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Thunderpussy’s Rockin’ NYE x2

Thunderpussy NYE at Neumos (Photo by Christine Mitchell)

Thunderpussy had a pretty amazing 2016 in spite of, well, 2016. This band has taken seventies rock and roll mixed with blues and glam and stood it on its head, and their exponential growth and overall visibility in the local scene has them leading the pack. They’ve played basically every festival in the area and dominated. Their set list has expanded in length and depth, as has the performance aspect of their shows. Thunderpussy shows no signs of slowing down; on the contrary, with an album waiting in the wings and their eyes set on touring, the sky’s the limit in 2017. And what better way to cap off a year of triumph than with back to back, sold out shows at Neumos?

Night one had a lineup that was undeniably chock full of rock, with Naked Giants and Wild Powwers opening. Naked Giants have had quite the year of their own, what with the release of their excellent RIP EP and breakout performances at Bumbershoot and Band In Seattle. The trio started their show off with everything dialed to 11, from their exaggerated, physical way of playing their instruments to the booming volume, which pounded into the hearts of the all ages crowd. The set list featured a slew of new songs (which sounded great) along with a few standbys (“TV” and “Pyramids” among them). The floor was already packed, and people were flailing about. Off to a good start.

Wild Powwers’s set was wildly reminiscent of the heyday of grunge, when Selene Vigil of 7 Year Bitch would growl her vocals against a filthy backdrop of noise. Except here, the growls were emitted by Lara Hilgeman and powered by the drumming of Lupe Flores and bass of Jordan Gomes. The seriousness of their music was belied by their t-shirts (one Motorhead, one Motley Crue, and one The Bangles) and Flores’ smiles and banter between songs. There is a reason that Hugs and Kisses and Other Things is on our “Best of 2016” list (as is the aforementioned RIP EP).

Night two’s openers took a different tack, with J GRGRY up first, giving a performance that was passionate and strange at the same time. Joe Gregory’s voice was pleasant and ameliorating, soothing with just a hint of rasp. The music was poppy and awash with eighties electronic tones, and, paired with Gregory’s voice, made for a very solid, moving set. To add to this, Gregory was painted mauve and gold, shirtless and with one pant leg missing. Two models flanked the drum set, one male and one female, painted gold and in their skivvies. They would hold a pose for a song, then strike a different one for the next, and so on. It was slightly disconcerting, and definitely different.

Porter Ray took the room on a poetic journey of his experiences, rapping alongside his cohorts Nate Jack and Cashtro among others. Footage of New Year’s Eve fireworks at the Space Needle played amidst that of folks on phones, galaxies, and panthers as Ray told it like it was. His recent gigs at local festivals and also opening for Lauryn Hill last November show that 2017 will be a good one for Porter Ray.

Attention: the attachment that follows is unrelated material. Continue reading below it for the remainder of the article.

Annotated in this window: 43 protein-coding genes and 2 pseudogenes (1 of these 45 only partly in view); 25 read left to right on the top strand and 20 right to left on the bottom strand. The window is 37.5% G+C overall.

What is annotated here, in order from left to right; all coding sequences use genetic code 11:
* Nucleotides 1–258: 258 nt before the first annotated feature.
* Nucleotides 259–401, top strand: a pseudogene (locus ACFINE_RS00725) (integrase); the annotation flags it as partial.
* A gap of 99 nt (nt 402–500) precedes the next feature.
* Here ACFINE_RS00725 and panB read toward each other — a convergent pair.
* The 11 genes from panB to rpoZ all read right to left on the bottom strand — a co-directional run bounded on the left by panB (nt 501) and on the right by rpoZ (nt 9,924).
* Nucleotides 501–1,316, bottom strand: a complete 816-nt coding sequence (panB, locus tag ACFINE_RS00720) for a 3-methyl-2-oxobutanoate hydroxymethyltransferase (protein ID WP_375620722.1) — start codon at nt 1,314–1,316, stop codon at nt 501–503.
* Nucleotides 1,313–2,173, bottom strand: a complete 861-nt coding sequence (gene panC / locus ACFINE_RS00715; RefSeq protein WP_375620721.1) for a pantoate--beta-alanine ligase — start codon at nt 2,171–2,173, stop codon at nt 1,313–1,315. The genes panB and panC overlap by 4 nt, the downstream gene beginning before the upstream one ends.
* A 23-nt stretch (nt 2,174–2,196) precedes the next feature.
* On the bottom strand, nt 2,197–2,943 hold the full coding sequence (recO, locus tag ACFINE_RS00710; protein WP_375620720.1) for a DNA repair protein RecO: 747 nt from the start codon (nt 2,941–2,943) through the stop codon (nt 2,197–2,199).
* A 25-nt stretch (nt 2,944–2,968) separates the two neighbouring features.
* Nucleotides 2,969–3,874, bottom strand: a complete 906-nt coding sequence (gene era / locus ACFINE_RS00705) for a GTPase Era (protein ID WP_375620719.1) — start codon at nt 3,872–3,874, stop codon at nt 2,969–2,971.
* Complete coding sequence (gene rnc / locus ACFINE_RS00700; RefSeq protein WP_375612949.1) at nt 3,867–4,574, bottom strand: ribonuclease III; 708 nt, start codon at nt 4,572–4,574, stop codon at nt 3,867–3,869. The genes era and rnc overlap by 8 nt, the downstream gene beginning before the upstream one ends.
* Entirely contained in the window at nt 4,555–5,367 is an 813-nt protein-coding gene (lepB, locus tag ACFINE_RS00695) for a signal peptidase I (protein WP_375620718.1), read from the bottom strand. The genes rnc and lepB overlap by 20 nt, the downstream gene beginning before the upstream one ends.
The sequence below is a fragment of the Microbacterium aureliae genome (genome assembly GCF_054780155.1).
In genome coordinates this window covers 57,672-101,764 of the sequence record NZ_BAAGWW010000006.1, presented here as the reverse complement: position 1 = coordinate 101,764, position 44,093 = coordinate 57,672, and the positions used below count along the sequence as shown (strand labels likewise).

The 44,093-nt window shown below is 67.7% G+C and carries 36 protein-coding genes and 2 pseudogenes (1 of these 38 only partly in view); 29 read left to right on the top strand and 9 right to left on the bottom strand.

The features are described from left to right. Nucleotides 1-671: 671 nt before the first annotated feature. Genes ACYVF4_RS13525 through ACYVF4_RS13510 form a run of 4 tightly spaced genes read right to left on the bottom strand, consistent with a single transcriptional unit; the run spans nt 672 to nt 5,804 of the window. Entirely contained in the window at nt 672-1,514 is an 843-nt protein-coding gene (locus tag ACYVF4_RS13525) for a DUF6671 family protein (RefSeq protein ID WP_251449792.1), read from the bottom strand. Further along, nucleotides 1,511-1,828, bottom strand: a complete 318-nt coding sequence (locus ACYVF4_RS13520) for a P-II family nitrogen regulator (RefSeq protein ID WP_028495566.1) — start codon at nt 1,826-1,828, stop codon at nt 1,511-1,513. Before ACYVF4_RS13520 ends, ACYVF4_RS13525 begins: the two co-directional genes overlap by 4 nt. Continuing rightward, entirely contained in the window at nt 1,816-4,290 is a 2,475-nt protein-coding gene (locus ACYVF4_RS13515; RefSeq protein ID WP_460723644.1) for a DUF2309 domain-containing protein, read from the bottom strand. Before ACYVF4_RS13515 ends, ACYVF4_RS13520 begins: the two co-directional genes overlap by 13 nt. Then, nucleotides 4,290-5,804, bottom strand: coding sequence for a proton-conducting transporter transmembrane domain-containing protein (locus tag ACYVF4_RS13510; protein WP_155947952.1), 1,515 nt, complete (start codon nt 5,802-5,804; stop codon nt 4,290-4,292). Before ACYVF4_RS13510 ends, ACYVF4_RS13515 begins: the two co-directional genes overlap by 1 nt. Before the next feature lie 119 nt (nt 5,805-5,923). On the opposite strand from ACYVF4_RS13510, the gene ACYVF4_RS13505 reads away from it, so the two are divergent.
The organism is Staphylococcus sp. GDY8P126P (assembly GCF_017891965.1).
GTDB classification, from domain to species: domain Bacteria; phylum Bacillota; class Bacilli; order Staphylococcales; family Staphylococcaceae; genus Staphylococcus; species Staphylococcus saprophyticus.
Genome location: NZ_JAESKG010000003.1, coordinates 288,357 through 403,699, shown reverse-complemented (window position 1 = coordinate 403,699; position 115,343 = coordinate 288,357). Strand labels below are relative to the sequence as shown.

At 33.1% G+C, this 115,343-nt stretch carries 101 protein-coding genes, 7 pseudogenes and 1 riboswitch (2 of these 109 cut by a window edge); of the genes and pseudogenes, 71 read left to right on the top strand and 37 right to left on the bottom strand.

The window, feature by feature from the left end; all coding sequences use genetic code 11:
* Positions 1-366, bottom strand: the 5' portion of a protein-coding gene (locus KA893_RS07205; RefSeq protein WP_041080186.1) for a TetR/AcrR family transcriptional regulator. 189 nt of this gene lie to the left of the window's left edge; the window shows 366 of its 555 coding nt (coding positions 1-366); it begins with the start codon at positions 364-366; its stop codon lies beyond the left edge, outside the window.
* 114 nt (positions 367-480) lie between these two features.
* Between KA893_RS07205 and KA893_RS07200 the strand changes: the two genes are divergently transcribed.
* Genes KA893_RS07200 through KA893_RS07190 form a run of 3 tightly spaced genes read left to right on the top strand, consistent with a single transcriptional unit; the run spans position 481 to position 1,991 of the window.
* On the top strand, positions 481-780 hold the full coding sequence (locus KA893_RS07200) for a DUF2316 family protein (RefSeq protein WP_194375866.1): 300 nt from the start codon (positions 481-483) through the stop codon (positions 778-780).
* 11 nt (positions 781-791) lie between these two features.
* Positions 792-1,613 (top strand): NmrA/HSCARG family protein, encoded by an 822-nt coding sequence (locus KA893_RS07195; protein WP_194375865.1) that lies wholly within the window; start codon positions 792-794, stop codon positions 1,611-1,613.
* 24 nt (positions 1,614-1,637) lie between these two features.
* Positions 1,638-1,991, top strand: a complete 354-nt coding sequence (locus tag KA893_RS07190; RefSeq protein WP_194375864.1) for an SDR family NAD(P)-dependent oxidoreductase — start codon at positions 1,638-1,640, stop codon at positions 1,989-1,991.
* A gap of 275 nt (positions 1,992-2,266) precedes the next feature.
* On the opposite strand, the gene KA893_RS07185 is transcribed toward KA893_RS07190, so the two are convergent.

Each successive Thunderpussy show ups the ante a bit, and this pair was no exception. There aren’t many local bands that take the time to augment the venue lighting with their own rig. A few bands do use smoke machines and/or projections. Thunderpussy does all three, and this along with their highly entertaining show antics and always-changing, always matching stage outfits make for a feast for the eyes.

But that music tho. Both shows started off with Ruby Dunphy attacking her drum kit, game face on with attendant Siouxsie Sioux eyeliner as she bashed the toms and led into “Speed Queen.” “Fever” has been around forever in Thunderpussy’s setlist, and there’s a reason why they keep coming back to it. Whitney Petty’s guitar sounded like a revving motorcycle gone awry, and it’s only gotten more intense and gruffly dirty with time. Molly Sides’ voice shimmied and soared and powered over the guitar, somehow. The whole thing was ballsy as all get out.

New songs filled the setlist both nights, several of them leaning toward the blues end of the rock spectrum and full of the weight of their emotion (“No Heaven,” “The Cloud”). “New Shoes” and “Utero Tango” are both booty shakers, with the latter featuring the Pussy Foot dancers in black dresses and black wigs, propelled into motion by the sheer driving force of Leah Julius’ start-stop bass playing.  Two covers were also played: “Dazed and Confused,” with Petty attacking her guitar with a bow like Page, and “Somebody To Love,” a new cover of the old Jefferson Airplane classic. Sides perfectly embodied Grace Slick’s voice; it was a little eerie and also extremely awesome.

For the New Year’s Eve show, there was a countdown with confetti cannons, champagne drunk out of Chambongs, and hugs all around. Outside in the wee hours of 2017, it had begun to snow. The new year holds the future in its hands, and in Thunderpussy’s case, that future is bright.

Christine Mitchell has been poring over album liner notes pretty much since she acquired the skill of reading, and figured out the basic structure of rock songs at an early age. Whether it’s the needle popping into the first groove of the record, the beeps that signal the beginning (or end) of a cassette tape, or digital numbers ticking off the seconds from zero, music brings Christine happiness, ponderous thought, opportunities for almost scientific study, and sometimes a few tears. When she started attending live shows two decades ago, a whole new piece of the puzzle clicked in and she has been hooked ever since.